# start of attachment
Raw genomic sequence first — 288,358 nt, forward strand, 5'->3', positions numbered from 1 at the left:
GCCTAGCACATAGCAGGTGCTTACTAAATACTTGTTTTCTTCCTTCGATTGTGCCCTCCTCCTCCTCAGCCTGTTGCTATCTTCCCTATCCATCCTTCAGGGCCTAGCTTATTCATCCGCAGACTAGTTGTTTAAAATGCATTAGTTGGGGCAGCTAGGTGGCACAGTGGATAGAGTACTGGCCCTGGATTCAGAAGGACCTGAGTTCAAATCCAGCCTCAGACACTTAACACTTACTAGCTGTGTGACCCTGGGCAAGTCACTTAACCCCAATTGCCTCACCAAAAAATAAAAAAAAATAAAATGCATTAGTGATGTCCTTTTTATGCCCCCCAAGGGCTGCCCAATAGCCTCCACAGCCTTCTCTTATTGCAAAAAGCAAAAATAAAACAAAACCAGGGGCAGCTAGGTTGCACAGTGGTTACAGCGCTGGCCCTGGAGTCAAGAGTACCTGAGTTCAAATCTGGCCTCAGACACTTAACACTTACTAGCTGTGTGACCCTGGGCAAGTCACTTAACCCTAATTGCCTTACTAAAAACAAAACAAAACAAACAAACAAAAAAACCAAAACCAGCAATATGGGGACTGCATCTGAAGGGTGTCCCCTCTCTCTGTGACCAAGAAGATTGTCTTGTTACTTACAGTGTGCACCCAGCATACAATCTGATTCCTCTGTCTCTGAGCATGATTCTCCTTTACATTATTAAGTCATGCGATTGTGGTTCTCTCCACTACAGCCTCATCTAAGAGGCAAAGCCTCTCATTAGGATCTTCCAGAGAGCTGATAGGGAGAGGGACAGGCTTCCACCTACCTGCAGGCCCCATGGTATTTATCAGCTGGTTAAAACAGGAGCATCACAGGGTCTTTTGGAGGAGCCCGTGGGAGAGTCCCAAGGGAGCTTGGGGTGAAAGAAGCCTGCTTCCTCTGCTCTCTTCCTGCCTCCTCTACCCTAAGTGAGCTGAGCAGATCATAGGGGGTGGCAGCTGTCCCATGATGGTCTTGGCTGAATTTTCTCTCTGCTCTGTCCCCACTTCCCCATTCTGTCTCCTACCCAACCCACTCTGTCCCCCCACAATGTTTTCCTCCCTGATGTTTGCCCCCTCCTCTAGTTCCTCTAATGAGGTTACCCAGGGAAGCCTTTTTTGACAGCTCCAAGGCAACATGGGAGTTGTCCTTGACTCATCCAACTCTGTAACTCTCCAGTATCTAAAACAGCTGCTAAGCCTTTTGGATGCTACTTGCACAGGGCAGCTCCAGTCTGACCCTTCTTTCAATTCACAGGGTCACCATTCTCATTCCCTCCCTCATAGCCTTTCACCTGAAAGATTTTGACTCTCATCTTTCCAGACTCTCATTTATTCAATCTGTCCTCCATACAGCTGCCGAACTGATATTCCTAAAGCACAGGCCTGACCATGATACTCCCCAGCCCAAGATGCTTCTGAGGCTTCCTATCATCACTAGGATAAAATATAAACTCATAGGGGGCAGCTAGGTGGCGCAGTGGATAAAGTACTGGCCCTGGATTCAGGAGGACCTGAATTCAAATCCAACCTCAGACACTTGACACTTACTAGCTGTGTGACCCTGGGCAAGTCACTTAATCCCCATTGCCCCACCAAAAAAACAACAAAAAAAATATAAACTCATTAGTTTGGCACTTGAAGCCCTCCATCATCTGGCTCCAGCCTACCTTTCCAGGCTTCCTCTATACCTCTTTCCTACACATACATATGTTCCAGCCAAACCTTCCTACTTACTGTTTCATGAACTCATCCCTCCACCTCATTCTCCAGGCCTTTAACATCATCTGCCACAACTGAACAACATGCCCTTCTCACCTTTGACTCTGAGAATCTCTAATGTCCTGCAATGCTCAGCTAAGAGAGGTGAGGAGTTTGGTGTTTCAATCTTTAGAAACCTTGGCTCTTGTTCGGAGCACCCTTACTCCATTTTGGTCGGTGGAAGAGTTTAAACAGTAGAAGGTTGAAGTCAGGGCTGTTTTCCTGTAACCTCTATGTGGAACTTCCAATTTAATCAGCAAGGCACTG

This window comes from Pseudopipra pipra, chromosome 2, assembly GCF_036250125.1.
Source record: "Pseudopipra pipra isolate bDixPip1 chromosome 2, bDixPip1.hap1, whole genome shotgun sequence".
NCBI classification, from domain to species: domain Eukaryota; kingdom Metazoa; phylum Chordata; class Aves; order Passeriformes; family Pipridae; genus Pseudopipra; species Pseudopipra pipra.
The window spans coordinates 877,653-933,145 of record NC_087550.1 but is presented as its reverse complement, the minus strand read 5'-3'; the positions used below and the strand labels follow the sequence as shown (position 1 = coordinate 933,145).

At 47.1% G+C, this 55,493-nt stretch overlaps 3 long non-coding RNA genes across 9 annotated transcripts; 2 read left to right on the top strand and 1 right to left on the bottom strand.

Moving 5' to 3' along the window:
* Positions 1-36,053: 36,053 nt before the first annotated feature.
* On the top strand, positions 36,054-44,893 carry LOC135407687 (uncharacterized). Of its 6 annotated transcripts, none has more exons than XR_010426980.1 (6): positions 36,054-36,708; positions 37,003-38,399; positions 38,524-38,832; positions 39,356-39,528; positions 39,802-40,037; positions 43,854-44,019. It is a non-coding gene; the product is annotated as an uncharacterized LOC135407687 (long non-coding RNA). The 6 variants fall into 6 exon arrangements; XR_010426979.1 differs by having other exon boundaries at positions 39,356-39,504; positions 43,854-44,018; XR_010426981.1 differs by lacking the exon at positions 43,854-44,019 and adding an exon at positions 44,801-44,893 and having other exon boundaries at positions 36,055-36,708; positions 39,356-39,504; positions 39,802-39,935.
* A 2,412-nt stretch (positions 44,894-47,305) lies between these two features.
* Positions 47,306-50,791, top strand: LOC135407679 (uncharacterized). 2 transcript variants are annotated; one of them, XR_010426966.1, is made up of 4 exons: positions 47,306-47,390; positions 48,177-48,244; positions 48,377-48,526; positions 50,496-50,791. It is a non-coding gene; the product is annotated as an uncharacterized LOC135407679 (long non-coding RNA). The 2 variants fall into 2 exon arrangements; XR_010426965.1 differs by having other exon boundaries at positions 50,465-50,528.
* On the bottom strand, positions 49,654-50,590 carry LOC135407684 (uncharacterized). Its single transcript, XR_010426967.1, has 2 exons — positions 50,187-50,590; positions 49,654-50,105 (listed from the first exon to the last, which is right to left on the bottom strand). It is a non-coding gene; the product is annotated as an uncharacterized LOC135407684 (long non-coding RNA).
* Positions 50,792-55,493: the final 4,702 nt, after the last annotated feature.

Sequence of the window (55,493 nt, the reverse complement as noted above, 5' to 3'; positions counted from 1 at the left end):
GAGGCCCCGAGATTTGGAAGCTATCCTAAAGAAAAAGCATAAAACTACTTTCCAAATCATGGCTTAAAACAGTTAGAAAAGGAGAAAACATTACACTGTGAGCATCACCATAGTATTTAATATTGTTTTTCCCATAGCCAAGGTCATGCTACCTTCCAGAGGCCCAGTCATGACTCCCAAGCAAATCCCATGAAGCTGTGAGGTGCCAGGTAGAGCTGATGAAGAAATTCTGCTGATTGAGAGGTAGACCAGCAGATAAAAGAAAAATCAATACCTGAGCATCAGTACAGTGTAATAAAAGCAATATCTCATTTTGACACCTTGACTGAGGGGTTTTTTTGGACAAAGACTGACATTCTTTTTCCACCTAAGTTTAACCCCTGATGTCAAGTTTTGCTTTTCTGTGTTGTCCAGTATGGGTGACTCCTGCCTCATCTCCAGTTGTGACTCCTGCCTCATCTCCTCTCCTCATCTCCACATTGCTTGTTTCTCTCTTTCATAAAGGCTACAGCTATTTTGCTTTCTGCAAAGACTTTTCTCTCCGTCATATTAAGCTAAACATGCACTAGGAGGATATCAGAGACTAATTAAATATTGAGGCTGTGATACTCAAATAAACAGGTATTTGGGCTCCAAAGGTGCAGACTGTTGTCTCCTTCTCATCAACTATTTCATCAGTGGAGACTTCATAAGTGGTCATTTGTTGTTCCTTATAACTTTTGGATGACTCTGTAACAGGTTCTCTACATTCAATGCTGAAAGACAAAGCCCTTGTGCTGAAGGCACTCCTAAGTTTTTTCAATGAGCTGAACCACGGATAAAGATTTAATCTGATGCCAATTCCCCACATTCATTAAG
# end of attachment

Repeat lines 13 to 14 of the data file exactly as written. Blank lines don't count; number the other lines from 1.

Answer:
* On the bottom strand, positions 49,654-50,590 carry LOC135407684 (uncharacterized). Its single transcript, XR_010426967.1, has 2 exons — positions 50,187-50,590; positions 49,654-50,105 (listed from the first exon to the last, which is right to left on the bottom strand). It is a non-coding gene; the product is annotated as an uncharacterized LOC135407684 (long non-coding RNA).
* Positions 50,792-55,493: the final 4,702 nt, after the last annotated feature.